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About Us > Adventures > Family-Friendly Car Camping and Hiking - Tinkham

Family-Friendly Car Camping and Hiking
Tinkham Discovery Trail
C.W. Schurman July 2007

On July 14, 2007 I took my 3-year-old daughter and 90-pound dog with me to meet a friend and her two daughters, aged 2 and 4, at Tinkham Creek Campground (Exit 42 off I-90 about 45 minutes east of Seattle. Turn right off I-90 and go 1.5 miles south and east to the campground). An all-girls’ weekend away, if you will. Our plan was to spend the weekend car camping, enjoying the river, and trying several short, low-key hikes in the area. Although we had to wait about 15 minutes for a camp site to vacate, it is actually hard to believe it is still possible this time of year, on a weekend, to drive up and grab an open, unreserved camp site within an hour of Seattle!

We found the following two hikes to be very kid-friendly locales with lots to explore, do, see and try.

Tinkham Discovery Trail

To get to the trail, go to the far east end of the one-way road between camp sites 8 and 10 (pit toilet is right beyond site 9 on the left) and follow a quaint trail (.5 miles round trip) that passes through second-growth forest en route to a beaver pond. The girls enjoyed looking at slugs, centipedes, lily pads on the pond, fishing floats, mushrooms and fungus, moss-covered nurse logs, and more. They clamored up tree stumps, worked their way up and through a network of horizontal (but still living) trees in a true test of their climbing skills, and navigated across a “balance beam,” thin slabs of wood in a clearing. It is a relatively flat, good early hike for toddlers-to-twos; the 3- and 4-year-old girls had no problem with it.


Sydney and Brooke practice their balancing skills on the wood rails surrounding the wheel-chair accessible clearing.


view of the dammed lake from the viewing platform at the easternmost extent of developed trail.


all three youngsters find the moss-covered network of horizontal trees too tempting to avoid. Go vertical, children!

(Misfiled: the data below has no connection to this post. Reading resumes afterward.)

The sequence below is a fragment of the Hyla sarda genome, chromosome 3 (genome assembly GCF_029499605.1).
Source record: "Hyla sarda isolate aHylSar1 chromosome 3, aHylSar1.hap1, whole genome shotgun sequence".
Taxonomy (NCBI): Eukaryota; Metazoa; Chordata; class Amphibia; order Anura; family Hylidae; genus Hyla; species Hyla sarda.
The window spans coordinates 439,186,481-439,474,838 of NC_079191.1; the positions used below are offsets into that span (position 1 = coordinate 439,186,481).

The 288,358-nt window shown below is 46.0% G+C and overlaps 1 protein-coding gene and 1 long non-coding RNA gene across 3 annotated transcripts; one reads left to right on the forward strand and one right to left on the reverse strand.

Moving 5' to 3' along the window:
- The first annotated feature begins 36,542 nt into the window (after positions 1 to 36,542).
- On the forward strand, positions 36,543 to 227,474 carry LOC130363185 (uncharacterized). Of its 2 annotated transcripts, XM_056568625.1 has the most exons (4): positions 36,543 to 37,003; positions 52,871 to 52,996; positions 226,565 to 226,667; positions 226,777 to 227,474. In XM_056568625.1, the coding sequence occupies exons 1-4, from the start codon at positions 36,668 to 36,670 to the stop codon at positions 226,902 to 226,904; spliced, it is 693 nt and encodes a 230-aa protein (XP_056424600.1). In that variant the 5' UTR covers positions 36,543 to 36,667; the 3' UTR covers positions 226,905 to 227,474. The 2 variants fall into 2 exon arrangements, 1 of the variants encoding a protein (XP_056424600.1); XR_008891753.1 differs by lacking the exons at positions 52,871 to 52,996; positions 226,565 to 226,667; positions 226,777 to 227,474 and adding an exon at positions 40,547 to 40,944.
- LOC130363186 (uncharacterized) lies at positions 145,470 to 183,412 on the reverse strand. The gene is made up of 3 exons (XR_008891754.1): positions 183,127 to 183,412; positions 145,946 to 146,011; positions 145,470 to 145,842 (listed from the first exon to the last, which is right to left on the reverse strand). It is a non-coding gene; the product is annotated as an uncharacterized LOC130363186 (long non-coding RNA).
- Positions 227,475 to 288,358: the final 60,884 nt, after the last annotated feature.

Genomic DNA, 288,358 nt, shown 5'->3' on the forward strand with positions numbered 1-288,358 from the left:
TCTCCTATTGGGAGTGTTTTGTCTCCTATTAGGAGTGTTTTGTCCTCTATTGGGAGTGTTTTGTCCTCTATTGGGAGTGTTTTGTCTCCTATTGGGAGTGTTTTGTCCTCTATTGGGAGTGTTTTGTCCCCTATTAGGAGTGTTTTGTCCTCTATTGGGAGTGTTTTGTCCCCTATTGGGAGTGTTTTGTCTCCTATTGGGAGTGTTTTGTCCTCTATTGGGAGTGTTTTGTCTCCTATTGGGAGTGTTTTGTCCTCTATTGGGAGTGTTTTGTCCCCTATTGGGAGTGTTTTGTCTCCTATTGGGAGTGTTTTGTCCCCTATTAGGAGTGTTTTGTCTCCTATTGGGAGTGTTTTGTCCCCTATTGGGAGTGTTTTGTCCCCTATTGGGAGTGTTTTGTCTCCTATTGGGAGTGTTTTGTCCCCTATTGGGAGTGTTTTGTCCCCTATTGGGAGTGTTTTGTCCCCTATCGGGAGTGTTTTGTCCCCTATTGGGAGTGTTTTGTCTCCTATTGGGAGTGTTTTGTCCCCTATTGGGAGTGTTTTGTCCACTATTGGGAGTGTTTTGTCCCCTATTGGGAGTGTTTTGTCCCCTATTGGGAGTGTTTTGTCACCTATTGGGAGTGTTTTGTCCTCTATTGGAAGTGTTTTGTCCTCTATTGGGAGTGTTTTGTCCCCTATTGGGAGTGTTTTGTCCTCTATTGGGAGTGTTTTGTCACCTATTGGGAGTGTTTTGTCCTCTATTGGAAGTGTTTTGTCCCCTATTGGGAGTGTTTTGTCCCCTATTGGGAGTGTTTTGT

Around-Lake-Tradition Trail, Tiger Mountain

Sunday morning we headed back toward town, stopping at Exit 20 off I-90 (20-30 minutes east of Seattle) to explore an easier trail in the Conservation Area on Tiger Mountain. It was clear that trail maintenance work had recently been done as the cedar wood chips spread everywhere smelled fresh and new. The Around-The-Lake trail that took us to Tradition Lake. Drive up through the gate and up the gravel road to the parking lot. To access the lake trail from the High Point trailhead head right past the vault toilets to reach the master trailhead map. Take the trail to the left to the "Around the Lake" trail (great signs will direct you). The path circles high above the water, bearing to the right off the gravel trail. When we visited, orange blockade fencing had been pulled aside, warning of “trail closures” at the bridge. We decided to go as far as we could and found that the trail continued on past the recently constructed (though not completely finished) bridge.

Signs along the trail tell briefly about the birds and animals that live near the lake. The girls enjoyed hunting for, picking, and tasting early-season blackberries, looking for slugs and snakes, climbing on logs for pictures, and throwing rocks into the water once we successfully made our way down to the lake’s edge. They impressed us with their climbing abilities scrambling over tree roots to return to the flatter portion of the path. We went as far as the western extent of the trail where it turns north; the entire loop is about 1.25 miles.


Sydney and Brooke hold hands as they start their adventure along the gravel path toward Around the Lake Trail.


Newly constructed bridge with Brooke racing to see what's ahead, followed closely by Sydney, while Sarah rode perched on mom Joanne's shoulders.


Brooke, Sydney and Sarah enjoy throwing sticks and rocks into the water.


Photo opportunities abound in the woods! Here is one of all three girls straddling a mossy downed tree.



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